Electrostatic theory of charged particle polarisation: applications in self-assembly, pharmaceutical and atmospheric processes

Baptiste, Joshua (2021) Electrostatic theory of charged particle polarisation: applications in self-assembly, pharmaceutical and atmospheric processes. PhD thesis, University of Nottingham.

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New developments in theoretical approaches to calculating electrostatic interactions between charged polarisable particles are presented and applied to a wide range of charged systems to test the versatility of the solution. Here, the theory behind the expansion of the many-body polarisable electrostatic solution (Lindgren et al., 2018) has been expanded to include non-homogeneous surface charge densities in the form of point charges, and also the introduction of external electric fields. A wide range of trends are explored, along with testing of the implementation of this new development. The model is then applied to applications that test the model against a wide range of experimental data, including: the atmospheric physics involved with cloud formation in the upper atmosphere; the aggregation of bipolar pharmaceutical aerosols found in dry powder inhalers; the self-assembly behaviour of bipatchy microcolloids; and the study of the role of counterions in the spontaneous formation of dimers between hydrophilic macroanions in solution. The model displays its robustness not only by providing solutions to problems on multiple length-scales (nano- and meso-scale in this work), but it also handles a range of mediums with both systems in solution and in vacuum/air are studied. The work is finally concluded, with a host of scenarios provided as possible future work.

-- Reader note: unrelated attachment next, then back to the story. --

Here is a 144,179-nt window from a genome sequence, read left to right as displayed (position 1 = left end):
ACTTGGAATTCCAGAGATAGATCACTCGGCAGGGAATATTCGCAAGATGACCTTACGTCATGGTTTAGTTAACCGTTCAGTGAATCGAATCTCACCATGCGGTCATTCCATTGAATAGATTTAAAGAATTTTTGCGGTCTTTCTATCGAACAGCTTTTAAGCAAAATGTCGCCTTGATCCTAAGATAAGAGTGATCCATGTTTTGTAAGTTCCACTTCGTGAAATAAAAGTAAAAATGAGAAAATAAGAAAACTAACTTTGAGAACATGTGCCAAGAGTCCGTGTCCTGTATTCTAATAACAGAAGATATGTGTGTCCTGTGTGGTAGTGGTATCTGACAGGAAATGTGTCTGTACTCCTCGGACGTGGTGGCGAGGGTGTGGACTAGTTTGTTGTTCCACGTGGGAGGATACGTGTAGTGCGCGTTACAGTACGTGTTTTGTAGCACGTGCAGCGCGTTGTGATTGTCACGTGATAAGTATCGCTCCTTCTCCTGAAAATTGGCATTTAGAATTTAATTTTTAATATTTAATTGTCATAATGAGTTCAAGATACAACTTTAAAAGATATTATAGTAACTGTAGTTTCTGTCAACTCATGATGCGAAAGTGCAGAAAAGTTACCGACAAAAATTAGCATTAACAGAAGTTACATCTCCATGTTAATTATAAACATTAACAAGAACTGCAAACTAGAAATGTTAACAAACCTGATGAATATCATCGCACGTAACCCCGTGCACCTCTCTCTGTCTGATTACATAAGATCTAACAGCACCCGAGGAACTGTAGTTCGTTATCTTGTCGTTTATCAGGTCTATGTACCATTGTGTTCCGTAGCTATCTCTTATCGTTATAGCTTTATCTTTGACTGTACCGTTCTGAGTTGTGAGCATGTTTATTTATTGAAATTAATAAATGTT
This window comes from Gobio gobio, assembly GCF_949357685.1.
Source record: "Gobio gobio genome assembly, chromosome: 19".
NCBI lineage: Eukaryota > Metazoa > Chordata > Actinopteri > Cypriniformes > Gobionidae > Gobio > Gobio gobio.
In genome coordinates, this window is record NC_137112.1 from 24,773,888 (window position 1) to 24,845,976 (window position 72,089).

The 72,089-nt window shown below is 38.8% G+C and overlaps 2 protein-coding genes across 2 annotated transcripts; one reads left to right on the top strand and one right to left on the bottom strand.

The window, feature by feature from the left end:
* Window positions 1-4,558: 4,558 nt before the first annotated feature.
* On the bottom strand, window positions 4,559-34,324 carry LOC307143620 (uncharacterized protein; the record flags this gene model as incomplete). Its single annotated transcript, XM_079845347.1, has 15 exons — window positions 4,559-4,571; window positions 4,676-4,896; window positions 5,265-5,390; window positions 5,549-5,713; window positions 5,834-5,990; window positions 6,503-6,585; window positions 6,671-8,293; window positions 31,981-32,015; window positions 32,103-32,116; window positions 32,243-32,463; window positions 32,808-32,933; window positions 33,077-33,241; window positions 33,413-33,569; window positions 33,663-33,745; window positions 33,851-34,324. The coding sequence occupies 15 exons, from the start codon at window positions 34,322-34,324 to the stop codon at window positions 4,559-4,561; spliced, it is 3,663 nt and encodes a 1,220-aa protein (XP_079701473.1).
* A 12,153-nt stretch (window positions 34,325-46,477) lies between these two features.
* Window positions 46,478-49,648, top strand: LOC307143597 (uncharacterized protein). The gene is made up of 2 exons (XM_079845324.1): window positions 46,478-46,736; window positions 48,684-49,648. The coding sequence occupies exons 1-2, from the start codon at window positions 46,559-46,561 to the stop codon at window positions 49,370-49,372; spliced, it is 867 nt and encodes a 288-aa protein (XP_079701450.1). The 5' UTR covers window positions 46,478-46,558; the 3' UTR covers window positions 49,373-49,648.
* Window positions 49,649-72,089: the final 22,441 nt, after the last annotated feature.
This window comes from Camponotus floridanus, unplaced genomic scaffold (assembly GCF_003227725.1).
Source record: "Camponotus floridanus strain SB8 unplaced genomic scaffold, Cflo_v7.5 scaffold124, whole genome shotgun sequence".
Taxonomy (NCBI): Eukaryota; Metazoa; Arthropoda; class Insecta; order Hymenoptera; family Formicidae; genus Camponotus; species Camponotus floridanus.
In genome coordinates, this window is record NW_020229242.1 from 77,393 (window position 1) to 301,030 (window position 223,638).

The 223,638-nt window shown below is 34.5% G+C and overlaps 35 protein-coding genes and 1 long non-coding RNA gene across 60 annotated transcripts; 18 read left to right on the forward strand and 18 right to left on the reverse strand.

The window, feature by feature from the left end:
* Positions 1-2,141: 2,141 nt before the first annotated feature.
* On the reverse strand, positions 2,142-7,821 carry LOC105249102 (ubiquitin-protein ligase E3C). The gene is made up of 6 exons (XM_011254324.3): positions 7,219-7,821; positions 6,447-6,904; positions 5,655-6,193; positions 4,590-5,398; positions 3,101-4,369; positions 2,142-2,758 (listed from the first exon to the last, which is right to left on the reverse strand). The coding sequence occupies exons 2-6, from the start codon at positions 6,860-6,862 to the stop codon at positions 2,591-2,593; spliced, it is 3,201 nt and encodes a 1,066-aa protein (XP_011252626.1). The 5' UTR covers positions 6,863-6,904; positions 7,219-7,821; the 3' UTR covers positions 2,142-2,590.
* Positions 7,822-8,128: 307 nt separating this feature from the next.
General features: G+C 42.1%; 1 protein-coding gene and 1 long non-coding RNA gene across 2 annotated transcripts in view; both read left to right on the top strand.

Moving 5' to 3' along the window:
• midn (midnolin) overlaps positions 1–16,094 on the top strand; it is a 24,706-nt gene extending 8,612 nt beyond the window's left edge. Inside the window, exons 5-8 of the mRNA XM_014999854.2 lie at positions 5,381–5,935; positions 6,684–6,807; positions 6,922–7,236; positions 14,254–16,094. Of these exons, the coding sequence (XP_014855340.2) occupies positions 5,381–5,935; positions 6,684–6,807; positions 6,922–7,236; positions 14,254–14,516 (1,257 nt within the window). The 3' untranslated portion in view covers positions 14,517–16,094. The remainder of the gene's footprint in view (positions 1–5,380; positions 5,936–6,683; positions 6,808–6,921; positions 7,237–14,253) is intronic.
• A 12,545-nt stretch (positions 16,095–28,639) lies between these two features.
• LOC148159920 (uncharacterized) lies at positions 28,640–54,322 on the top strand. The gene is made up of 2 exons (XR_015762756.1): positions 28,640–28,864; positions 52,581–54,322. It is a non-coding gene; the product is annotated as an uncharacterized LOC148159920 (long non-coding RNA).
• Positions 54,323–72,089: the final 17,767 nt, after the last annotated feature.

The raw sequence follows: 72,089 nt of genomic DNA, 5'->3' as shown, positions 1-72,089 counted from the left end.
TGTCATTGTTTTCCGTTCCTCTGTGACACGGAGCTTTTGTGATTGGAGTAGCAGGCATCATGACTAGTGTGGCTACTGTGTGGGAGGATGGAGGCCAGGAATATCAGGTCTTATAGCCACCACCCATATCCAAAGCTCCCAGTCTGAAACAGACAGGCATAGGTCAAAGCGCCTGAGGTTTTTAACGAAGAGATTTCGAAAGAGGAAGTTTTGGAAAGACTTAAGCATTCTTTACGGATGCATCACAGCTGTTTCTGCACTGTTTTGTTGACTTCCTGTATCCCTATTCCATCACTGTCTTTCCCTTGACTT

Item Type: Thesis (University of Nottingham only) (PhD)
Supervisors: Besley, Elena
Stace, Anthony J.
Keywords: Electrostatics, Model development, Polarisation, Pharmaceutical, Atmospheric, Colloids, Intermolecular forces, Spheres
Subjects: Q Science > QC Physics > QC501 Electricity and magnetism
Q Science > QD Chemistry
Faculties/Schools: UK Campuses > Faculty of Science > School of Chemistry
Item ID: 67084
Depositing User: Baptiste, Joshua
Date Deposited: 08 Dec 2021 04:40
Last Modified: 08 Dec 2021 04:40
URI: https://eprints.nottingham.ac.uk/id/eprint/67084

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